I am two different people. But first, let me tell you about my dream. I was being published in a new anthology. The details were hazy except I know awesome poet and friend Vahni Capildeo was in it too. We had to give a reading and – classic performer’s dream – I couldn’t find a copy of my poem, couldn’t remember a single line…except the title: Taboo.



So here in our everything must be air-brushed, image, success and goal-obsessed Western advanced capitalist society what are the taboos? Not so much kinky sex (whatever that means) more the ordinary stuff. Illness, old age, poverty…?

Take illness. Just for instance, say. Here is the split: when I am well I am in a hurry. Running from A to B. Concerned – like the business man in Saint-Exupéry’s Little Prince – ‘with matters of consequence’. Illness? It’s a switch-off topic. Read a blog about it? Not likely. I don’t even want to be associated with it. I feel sorry for ‘Them’, the poor unfortunates dealing with it. When I’m well I’m busy trying to figure out my rest-play balance, the creativity v other stuff balance etc. I long to have more time. To catch up. To do all those things I haven’t had time to do. Oh to have time! Oh to bask in it!

IMG_5700But when I am ill I am very slow. I even walk slowly if I walk at all. And I have lots of time. But I never get round to catching up with anything. Whatever ‘it’ was is long gone, disappearing over some horizon, out of reach. I’m find I’m drawn to other ill folk. We swap stories of symptoms, latest remedies tried, practitioners who helped or didn’t help. We read up about about illness. The rest-play balance decisions become even harder, scarier because the stakes feel higher. It’s a whole other world – which does nothing for our profiles or careers. Those back in the healthy world don’t always understand…

I wrote a number of poems on illness a while back, here’s one snippet:

(from ‘Fatigue’ in Syrena (Redbeck 2004) )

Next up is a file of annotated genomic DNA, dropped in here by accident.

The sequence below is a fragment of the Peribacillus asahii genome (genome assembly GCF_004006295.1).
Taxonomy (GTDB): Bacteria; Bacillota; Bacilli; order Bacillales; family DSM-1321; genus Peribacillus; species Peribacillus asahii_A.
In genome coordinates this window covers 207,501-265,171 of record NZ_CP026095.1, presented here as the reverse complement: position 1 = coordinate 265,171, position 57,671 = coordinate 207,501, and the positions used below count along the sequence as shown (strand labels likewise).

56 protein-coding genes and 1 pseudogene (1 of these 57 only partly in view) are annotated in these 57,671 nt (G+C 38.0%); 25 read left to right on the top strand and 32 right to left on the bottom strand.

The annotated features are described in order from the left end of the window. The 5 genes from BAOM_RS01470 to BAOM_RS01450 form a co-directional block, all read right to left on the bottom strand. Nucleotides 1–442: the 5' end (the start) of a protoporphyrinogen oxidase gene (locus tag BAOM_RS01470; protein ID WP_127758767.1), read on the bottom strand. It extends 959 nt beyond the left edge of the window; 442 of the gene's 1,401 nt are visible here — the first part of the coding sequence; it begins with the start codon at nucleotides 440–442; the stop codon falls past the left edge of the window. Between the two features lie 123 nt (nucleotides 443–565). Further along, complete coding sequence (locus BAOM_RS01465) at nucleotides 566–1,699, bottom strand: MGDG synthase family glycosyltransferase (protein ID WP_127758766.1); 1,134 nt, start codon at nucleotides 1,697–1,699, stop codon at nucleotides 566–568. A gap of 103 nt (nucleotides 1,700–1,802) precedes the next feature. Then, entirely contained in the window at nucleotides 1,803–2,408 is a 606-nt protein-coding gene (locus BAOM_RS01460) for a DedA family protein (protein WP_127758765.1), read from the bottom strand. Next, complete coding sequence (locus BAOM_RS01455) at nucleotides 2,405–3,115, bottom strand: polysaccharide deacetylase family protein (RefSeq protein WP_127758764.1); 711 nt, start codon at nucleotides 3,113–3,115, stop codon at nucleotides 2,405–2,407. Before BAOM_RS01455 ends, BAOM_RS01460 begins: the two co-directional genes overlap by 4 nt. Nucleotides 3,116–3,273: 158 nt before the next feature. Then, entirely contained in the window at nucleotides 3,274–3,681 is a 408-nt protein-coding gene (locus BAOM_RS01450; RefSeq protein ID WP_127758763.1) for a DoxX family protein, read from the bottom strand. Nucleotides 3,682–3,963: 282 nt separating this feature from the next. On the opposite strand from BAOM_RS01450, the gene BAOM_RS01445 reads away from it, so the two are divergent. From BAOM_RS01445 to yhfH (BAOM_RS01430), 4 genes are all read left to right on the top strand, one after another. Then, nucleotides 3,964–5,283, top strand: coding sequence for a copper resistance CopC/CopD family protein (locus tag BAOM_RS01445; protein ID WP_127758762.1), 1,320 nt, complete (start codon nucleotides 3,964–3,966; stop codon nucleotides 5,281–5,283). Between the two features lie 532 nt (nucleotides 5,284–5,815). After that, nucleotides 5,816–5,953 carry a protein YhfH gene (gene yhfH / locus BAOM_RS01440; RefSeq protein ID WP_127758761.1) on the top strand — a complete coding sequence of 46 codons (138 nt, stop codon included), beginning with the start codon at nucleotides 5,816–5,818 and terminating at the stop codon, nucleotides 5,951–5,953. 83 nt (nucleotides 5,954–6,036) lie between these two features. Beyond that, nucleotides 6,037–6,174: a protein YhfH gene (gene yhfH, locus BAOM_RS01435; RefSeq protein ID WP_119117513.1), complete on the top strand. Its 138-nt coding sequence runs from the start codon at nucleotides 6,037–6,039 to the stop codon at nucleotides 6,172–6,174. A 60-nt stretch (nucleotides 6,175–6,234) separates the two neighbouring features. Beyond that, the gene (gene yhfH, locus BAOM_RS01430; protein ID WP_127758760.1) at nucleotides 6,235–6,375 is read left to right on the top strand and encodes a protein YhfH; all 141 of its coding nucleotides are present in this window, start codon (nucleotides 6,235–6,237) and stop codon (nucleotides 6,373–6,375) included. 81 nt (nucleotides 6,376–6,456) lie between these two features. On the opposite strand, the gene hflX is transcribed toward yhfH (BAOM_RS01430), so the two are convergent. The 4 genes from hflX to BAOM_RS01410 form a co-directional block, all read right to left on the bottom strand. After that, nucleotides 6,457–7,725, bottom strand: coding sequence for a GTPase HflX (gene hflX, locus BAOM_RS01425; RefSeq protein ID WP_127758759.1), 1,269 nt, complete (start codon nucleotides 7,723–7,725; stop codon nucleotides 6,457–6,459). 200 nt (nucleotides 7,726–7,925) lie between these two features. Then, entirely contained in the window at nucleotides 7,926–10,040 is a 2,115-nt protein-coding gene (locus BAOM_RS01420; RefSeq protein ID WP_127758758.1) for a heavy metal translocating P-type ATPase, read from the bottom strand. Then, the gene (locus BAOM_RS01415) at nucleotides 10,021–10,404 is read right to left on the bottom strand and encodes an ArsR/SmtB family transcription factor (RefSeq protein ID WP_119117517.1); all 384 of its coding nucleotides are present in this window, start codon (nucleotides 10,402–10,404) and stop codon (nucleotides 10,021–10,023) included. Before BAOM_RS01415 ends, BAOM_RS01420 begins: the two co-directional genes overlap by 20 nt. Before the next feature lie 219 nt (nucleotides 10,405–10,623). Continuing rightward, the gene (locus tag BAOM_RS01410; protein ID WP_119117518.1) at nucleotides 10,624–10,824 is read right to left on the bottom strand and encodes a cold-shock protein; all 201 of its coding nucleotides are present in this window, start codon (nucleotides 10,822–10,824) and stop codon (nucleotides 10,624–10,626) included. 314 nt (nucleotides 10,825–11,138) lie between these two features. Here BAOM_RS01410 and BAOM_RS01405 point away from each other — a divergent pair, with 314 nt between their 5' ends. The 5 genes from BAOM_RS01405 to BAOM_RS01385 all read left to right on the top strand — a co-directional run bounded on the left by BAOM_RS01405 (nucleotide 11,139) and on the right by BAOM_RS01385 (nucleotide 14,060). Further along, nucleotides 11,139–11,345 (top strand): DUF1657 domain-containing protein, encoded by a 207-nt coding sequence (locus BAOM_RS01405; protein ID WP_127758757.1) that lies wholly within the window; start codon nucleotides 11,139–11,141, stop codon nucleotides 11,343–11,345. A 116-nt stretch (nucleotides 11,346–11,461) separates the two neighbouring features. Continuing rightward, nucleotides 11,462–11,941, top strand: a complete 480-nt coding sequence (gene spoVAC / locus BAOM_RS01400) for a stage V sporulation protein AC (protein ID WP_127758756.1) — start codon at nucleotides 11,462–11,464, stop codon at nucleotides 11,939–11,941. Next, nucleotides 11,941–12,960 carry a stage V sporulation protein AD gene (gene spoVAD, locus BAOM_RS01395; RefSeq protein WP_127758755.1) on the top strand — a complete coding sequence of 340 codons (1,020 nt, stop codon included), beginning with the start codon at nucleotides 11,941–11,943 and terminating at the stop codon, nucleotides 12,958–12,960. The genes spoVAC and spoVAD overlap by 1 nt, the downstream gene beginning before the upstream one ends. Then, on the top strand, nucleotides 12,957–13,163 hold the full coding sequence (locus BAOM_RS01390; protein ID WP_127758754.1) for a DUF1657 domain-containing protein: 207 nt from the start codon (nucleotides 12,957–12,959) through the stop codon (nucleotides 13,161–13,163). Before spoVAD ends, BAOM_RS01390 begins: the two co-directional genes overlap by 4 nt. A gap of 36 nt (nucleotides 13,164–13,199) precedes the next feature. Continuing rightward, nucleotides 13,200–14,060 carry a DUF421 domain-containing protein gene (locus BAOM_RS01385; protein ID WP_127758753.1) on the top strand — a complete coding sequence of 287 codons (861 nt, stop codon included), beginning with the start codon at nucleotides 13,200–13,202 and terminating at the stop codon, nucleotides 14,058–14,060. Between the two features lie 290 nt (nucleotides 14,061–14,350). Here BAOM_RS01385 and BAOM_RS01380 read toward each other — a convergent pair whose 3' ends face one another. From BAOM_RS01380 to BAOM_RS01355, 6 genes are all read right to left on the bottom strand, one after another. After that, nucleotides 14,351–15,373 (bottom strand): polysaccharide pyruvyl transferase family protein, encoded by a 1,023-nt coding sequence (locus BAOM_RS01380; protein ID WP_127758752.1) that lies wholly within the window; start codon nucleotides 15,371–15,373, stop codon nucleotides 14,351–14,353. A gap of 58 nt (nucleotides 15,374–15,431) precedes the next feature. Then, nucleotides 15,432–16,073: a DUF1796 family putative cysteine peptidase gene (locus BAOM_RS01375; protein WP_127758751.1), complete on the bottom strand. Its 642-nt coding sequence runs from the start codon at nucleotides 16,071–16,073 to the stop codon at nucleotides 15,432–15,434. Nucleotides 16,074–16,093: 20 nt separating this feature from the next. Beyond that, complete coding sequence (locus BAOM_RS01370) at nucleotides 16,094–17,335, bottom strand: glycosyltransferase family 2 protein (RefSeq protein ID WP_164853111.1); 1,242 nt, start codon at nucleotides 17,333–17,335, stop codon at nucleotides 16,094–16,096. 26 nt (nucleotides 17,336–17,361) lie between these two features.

“People keep asking me/about Fatigue./I say:/it happens to metals after repeated blows…

…Is it like being tired/ all the time…I tell them no.//Tired is a shore I long to reach.”

IMG_5822Of course this is all an over simplification. There aren’t two worlds, sickness and health, (unless you work for the government planning ever more cuts to disability benefits). There are other worlds in between and worlds within worlds. We’re all on some spectrum, some of us live bi-culturally, multi-culturally. But it feels like two distinct worlds sometimes.

Does illness make us more sensitive people or just crabbier? It certainly forces us to be more selfish or self-focussed which is an interesting challenge for women especially.

As a poet I make it my business to enter different worlds – illness is not one I choose. Recently it has claimed me. When I venture back on short-stay visas into the healthy world, I feel like a foreigner. How can I possibly explain where I have been and where I am returning to when the visa runs out?

If you’re a fellow traveller or resident of the ill world and have read this far in the hope of miraculous tips, you may be disappointed.What’s keeping me going? Actually this applies to all my worlds: the amazing – and humbling- kindness, friendship and love of others. Oh and my potted blueberry. I’ve been watching it change close-up.


Are there pluses for a writer on this journey? Tricky. Do we dream more when we are ill? Perhaps we’re also pushed face to face with the visceral, the body’s minutae, those everyday details which fascinate poets anyhow? We’re used to picking berries from among brambles. Would I swap this journey for a different one? In a heartbeat.

IMG_5842Why do artists get ill? Why do women, or carers, get ill? Working people? Babies, old people? Why does anybody get ill? I don’t know but it’s worth asking. I have some more questions: what would it be like to get ill in a society which revered the ill and the vulnerable? (I don’t just mean comfy seats at bus-stops so you can rest though that would be a start.) I mean a whole attitude change to how we see sickness and health? Where illness was believed to be a vitally significant journey? Where the world waited eagerly for all our dispatches? Where treatment options weren’t dependent on your income or postcode? What if ‘health and safety’ at work meant: how is each employee’s health being preserved – no enhanced! – by working here? Where growing ill – or old – wasn’t something to be scared of?